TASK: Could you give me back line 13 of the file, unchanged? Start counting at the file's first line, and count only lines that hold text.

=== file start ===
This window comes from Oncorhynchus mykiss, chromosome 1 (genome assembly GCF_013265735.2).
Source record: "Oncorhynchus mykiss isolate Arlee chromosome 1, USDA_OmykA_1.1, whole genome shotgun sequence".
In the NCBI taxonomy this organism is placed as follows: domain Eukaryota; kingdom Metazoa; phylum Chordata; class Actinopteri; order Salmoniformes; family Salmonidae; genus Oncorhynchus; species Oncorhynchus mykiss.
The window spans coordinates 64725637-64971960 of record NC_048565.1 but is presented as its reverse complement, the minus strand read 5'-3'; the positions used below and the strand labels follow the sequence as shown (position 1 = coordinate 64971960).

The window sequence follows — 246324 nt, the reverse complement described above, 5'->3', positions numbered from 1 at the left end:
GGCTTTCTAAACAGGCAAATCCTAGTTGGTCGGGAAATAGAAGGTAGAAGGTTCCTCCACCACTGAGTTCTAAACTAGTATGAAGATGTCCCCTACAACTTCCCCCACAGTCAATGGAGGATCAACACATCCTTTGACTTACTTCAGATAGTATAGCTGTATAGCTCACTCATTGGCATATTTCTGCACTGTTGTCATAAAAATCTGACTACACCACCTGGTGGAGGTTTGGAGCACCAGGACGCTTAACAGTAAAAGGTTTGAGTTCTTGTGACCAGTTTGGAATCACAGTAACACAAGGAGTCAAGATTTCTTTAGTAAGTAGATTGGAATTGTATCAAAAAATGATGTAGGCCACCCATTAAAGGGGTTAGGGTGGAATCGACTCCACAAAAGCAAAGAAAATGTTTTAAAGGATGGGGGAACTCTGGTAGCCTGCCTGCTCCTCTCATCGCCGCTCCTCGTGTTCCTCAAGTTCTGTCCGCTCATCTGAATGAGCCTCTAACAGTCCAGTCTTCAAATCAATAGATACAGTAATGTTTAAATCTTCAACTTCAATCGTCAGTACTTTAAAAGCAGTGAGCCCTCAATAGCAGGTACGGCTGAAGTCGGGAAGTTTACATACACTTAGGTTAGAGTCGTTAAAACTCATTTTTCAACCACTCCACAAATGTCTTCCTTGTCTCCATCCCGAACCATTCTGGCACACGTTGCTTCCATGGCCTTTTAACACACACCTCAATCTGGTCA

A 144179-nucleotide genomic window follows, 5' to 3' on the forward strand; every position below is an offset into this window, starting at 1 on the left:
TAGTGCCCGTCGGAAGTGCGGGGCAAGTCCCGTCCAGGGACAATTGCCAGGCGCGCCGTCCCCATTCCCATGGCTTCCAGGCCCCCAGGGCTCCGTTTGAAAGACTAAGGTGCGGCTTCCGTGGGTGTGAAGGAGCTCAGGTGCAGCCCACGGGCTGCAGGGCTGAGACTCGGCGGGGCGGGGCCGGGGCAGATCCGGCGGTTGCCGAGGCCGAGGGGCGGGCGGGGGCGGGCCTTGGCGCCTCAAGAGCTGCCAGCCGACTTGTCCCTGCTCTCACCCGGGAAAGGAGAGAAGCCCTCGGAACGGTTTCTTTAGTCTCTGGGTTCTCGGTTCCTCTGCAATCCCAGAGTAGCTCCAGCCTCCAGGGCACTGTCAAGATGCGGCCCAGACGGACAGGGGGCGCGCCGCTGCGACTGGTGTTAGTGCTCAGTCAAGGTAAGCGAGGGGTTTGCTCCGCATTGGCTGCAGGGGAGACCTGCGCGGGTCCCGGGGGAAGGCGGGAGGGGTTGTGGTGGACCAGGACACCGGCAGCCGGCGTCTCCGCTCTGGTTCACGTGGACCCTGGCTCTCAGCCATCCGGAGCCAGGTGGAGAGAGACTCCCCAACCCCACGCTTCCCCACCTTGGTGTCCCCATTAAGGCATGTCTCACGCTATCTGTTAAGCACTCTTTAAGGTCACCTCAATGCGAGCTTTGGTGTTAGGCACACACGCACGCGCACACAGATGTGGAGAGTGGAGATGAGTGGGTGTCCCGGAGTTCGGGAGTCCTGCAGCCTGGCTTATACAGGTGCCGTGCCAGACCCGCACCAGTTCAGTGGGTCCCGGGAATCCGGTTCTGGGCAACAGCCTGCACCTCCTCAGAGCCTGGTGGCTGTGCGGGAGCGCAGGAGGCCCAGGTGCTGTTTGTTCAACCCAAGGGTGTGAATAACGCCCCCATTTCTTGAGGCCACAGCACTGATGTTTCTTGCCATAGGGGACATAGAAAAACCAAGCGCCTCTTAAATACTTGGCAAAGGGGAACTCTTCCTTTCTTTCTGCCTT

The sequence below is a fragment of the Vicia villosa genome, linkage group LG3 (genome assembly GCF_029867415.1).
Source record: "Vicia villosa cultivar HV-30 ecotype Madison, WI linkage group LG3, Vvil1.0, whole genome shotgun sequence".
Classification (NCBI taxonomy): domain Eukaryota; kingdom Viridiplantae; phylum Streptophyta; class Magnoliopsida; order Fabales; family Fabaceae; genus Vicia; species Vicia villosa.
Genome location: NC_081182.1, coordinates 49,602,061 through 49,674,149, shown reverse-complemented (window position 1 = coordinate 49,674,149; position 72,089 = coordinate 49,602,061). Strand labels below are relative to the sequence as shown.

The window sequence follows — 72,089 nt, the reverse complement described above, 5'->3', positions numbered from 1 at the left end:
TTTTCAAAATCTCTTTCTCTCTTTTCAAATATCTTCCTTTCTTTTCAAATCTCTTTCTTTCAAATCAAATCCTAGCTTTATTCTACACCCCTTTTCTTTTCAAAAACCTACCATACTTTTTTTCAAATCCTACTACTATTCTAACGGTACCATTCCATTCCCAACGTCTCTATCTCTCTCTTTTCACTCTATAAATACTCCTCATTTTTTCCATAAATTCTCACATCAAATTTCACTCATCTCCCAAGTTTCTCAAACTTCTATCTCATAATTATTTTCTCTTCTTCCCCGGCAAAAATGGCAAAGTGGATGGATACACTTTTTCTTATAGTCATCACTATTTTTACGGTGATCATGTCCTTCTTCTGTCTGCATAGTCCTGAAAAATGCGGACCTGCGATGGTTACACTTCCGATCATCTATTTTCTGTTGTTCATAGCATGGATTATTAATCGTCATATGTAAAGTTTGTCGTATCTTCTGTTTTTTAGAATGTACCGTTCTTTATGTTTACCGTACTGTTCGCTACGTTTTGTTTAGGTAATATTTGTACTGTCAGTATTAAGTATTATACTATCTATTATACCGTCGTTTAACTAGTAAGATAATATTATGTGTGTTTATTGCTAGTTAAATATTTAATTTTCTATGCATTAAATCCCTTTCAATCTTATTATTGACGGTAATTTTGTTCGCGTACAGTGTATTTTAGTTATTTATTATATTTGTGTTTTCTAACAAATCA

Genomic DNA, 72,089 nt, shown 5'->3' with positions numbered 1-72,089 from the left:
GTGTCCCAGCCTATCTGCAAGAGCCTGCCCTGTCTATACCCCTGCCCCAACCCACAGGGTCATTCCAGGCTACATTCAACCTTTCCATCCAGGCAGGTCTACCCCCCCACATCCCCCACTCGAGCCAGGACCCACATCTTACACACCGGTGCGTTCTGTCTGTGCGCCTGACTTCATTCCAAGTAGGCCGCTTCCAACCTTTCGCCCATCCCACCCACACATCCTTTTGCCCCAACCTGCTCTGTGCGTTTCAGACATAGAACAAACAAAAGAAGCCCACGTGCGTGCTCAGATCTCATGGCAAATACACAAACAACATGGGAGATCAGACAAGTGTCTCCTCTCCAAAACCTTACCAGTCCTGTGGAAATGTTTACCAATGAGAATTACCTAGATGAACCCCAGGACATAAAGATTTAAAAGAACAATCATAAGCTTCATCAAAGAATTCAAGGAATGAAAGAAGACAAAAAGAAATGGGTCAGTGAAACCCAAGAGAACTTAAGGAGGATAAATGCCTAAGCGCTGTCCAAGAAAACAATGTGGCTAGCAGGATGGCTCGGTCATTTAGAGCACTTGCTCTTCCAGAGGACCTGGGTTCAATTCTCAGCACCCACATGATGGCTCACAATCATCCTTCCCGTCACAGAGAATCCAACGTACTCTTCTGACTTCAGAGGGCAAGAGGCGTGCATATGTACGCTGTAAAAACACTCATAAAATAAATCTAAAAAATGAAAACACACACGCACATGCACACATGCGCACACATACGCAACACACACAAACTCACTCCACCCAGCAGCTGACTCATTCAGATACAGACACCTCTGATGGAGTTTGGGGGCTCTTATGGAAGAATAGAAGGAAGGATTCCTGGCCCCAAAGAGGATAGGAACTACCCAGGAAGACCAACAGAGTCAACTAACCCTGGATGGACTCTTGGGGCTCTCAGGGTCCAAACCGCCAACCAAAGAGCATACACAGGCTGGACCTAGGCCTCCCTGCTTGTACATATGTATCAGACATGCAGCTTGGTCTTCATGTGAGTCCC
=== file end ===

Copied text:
The window sequence follows — 72,089 nt, the reverse complement described above, 5'->3', positions numbered from 1 at the left end: